Cave In Perfect Pitch Black

Having your dreams dashed away in an instant is devastating, but Boston’s Cave In saw it coming. Before RCA could formally swing the axe, the band severed ties with the company after 2001’s Antenna didn’t set the scene ablaze. Luckily they found Hydra Head (Cave In’s original home) waiting eagerly to have the group return to its fold. Perfect Pitch Black is a true pastiche of the trials and tribulations of the past three years. Taken in chronological order, the songs speak to all Cave In fanatics: the first post-Antenna composition, the Oasis-like "Down the Drain” highlights gurgling chords like the Who’s "You Better You Bet.” "The World Is in Your Way” and "Trepanning” prominently feature Caleb Scofield’s caustic vocals, which should have fans of the band’s early days pumping both fists. "Paranormal” sports plenty of guitarist Stephen Brodsky’s ultra-soaring vocals, and the ballad-esque "Tension in the Ranks” could be a kingly carry-over from Tides of Tomorrow. With the logical lack of cohesion notwithstanding, Perfect Pitch Black captures a band in the transition of rediscovering themselves, encapsulated by each member’s personal essay in the liner notes. Though hopes of rock stardom are curbed, Cave In have returned to making music dictated by them, not by a multi-page contract.

Did RCA just not understand Cave In? Brodsky: The sensitivity to our history was virtually lost by the time we began writing songs for RCA album #2. This is because in the two years that we were signed a big merger had taken place, our A&R person had left, and a slew of other people on our side were either laid off or moved on to other things. By the time we started work on a new record, their understanding of who we are as a band was very murky.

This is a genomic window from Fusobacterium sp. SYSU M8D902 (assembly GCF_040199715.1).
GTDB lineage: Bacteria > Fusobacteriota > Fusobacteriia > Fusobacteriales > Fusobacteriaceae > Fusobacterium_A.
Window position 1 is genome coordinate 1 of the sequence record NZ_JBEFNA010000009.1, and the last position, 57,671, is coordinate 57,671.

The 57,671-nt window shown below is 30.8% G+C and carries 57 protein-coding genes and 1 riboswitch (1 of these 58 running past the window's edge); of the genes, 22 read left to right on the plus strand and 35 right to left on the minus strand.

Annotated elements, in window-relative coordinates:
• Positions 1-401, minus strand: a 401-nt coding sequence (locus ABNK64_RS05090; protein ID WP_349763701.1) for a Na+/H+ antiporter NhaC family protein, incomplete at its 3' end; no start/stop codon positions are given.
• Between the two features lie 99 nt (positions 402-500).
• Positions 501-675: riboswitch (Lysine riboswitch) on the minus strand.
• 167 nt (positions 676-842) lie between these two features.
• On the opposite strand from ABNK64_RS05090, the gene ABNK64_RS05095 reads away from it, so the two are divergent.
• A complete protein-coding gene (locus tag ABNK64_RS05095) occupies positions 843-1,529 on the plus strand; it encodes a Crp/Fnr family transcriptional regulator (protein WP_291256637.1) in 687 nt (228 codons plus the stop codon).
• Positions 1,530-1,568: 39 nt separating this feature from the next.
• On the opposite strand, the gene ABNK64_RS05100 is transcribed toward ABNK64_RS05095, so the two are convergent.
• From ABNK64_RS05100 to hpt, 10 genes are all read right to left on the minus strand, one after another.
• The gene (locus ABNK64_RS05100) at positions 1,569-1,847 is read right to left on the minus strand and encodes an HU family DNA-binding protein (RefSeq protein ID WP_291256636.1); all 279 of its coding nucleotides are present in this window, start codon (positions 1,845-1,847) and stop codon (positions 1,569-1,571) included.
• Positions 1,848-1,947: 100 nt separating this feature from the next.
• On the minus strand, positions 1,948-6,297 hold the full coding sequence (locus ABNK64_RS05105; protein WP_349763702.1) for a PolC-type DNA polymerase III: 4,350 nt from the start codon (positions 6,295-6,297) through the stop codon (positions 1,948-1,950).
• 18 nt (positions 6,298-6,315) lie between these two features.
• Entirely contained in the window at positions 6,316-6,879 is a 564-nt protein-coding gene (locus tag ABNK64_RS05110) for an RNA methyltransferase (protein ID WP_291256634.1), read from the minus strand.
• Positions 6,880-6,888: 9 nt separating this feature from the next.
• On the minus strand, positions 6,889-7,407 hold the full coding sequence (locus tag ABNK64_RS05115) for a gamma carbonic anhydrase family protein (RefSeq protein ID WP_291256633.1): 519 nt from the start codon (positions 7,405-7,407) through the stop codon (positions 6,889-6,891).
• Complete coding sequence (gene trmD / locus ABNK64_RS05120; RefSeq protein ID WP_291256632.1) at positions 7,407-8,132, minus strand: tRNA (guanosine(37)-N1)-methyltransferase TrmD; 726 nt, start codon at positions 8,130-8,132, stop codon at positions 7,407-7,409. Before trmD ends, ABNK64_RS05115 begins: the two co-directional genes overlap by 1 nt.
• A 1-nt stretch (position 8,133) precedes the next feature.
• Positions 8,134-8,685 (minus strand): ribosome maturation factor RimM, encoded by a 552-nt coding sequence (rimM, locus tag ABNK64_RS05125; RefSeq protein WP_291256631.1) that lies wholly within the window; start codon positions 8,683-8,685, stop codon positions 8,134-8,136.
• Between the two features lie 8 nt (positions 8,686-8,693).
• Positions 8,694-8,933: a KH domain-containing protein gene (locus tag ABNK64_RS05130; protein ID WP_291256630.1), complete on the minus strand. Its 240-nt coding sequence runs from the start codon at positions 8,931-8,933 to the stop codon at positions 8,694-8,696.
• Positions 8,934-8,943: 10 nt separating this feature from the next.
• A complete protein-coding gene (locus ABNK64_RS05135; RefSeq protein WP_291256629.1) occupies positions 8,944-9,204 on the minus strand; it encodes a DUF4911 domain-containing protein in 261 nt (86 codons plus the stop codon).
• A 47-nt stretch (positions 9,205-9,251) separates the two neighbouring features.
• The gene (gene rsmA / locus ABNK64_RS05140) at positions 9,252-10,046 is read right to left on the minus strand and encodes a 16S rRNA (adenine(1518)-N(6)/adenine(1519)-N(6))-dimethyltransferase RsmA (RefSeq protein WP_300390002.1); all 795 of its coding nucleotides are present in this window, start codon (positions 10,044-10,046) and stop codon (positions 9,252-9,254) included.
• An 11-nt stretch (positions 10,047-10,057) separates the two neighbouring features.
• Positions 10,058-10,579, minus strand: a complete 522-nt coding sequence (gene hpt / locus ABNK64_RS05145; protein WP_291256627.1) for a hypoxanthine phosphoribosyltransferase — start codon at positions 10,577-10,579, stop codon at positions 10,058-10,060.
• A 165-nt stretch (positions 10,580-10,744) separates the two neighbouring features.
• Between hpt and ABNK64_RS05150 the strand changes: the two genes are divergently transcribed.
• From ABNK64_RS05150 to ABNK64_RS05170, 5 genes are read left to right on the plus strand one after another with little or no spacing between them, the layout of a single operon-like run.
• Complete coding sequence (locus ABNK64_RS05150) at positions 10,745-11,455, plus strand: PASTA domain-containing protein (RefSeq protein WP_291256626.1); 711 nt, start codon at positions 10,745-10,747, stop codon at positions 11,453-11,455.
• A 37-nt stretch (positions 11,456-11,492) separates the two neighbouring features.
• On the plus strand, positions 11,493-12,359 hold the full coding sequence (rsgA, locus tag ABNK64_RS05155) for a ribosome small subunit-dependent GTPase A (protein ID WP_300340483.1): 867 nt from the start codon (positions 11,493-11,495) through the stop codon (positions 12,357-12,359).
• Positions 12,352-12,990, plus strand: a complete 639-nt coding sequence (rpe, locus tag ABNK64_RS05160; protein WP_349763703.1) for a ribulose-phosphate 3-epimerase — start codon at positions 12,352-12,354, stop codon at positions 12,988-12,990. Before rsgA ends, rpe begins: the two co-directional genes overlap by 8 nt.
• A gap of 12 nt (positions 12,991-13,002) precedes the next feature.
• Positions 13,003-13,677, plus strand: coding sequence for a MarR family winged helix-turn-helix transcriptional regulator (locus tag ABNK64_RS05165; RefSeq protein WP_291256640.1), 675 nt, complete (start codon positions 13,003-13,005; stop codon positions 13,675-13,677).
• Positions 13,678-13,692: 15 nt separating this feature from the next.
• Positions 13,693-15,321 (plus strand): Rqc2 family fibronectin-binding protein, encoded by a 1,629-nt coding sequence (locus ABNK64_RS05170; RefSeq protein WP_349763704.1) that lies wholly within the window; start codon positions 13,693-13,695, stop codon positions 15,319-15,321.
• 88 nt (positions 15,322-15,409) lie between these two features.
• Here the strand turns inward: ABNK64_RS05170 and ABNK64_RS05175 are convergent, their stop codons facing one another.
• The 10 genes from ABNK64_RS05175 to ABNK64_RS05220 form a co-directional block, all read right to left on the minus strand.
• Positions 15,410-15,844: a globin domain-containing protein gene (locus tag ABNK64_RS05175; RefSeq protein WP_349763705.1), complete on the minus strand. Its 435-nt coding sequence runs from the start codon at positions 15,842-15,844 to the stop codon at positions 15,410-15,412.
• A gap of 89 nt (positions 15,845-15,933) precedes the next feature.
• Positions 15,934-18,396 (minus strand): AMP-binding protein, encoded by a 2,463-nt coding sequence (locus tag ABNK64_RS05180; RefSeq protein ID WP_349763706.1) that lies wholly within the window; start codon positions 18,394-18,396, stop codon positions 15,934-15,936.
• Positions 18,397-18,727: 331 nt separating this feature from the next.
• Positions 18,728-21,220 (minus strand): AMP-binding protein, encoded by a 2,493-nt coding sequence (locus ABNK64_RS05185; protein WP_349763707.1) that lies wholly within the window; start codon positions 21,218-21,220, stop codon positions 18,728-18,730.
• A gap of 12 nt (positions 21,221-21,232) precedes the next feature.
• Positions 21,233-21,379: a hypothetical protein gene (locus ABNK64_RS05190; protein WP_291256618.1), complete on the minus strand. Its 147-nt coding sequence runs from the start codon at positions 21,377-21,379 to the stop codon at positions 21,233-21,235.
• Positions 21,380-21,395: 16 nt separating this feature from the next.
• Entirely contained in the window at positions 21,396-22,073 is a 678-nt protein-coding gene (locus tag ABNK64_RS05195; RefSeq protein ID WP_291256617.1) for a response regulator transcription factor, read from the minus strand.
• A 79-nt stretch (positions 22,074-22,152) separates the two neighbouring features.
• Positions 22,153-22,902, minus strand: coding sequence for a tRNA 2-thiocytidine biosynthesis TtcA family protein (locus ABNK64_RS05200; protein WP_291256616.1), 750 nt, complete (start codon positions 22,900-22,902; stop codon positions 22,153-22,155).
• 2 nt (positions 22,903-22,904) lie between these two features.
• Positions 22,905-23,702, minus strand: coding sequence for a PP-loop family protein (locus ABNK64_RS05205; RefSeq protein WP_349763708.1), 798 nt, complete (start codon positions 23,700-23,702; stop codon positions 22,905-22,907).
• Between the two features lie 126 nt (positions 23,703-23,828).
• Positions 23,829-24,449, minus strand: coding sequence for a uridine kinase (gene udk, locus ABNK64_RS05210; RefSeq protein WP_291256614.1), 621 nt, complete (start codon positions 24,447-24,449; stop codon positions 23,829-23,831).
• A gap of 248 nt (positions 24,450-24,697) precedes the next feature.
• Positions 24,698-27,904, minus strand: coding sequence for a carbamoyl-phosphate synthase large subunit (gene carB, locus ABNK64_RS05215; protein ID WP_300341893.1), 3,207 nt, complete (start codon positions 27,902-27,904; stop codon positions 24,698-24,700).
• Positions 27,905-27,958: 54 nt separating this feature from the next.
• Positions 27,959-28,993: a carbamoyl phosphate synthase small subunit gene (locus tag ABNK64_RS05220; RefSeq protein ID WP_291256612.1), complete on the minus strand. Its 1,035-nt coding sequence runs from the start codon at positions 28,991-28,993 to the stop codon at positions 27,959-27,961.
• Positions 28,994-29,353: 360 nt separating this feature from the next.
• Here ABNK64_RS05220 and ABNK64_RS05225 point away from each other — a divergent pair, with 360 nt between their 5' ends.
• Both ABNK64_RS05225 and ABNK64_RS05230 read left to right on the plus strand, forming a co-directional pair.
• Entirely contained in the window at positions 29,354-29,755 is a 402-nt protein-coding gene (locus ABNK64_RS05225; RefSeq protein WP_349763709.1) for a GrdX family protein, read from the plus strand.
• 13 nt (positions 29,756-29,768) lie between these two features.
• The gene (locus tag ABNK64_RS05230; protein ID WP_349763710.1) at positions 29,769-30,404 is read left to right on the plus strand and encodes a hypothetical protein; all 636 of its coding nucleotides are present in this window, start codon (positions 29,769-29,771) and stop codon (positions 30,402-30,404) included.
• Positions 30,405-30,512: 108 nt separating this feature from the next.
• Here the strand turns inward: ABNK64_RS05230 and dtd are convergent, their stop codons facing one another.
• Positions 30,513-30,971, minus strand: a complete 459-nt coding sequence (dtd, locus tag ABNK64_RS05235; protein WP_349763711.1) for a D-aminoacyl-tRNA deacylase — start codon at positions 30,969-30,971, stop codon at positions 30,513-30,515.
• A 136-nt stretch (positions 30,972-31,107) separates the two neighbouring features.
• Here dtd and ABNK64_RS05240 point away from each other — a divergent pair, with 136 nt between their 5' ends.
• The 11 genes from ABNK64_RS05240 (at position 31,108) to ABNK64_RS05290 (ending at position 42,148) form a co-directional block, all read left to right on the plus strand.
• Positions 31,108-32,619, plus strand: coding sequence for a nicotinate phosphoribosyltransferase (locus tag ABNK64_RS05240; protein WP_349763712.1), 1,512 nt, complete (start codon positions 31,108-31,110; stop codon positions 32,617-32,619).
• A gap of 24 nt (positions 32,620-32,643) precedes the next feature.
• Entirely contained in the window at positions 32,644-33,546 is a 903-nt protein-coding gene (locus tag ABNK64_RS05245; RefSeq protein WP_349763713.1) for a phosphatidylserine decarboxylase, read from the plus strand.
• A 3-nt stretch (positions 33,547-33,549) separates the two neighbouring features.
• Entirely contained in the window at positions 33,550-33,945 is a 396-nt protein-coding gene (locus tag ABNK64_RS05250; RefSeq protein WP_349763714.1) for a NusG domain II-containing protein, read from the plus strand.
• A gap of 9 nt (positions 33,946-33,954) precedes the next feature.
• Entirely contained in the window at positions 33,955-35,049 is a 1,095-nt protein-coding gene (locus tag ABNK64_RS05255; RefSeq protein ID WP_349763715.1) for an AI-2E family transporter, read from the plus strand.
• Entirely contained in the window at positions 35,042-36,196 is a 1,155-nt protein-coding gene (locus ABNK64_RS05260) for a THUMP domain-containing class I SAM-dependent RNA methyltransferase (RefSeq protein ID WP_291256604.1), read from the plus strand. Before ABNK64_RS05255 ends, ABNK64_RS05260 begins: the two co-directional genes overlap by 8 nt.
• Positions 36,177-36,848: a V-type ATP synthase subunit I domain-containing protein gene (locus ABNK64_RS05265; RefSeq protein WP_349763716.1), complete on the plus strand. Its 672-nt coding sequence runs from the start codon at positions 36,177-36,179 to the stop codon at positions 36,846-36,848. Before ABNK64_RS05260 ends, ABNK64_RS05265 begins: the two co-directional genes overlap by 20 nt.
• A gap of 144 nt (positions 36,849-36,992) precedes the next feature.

Newer fans had hoped for an even poppier evolution on the next album. It’s impossible for us to make two records that sound alike. I’d like to think that attempting new avenues in our sound and our abilities is a big part of the appeal for a significant portion of our fans.

Conversely, older fans hoped that you’d crank out a heavier, return-to-the-roots record of your debut. Yeah, we really found a new life in some of the older tunes we decided to relearn. It adds a good dynamic to the band — one that we sort of overlooked for a few years. Not to mention that Caleb certainly has a phenomenal screaming voice. I also get a chance to stand in front of my amp and riff a bit more than before, which is always nice. (Hydra Head)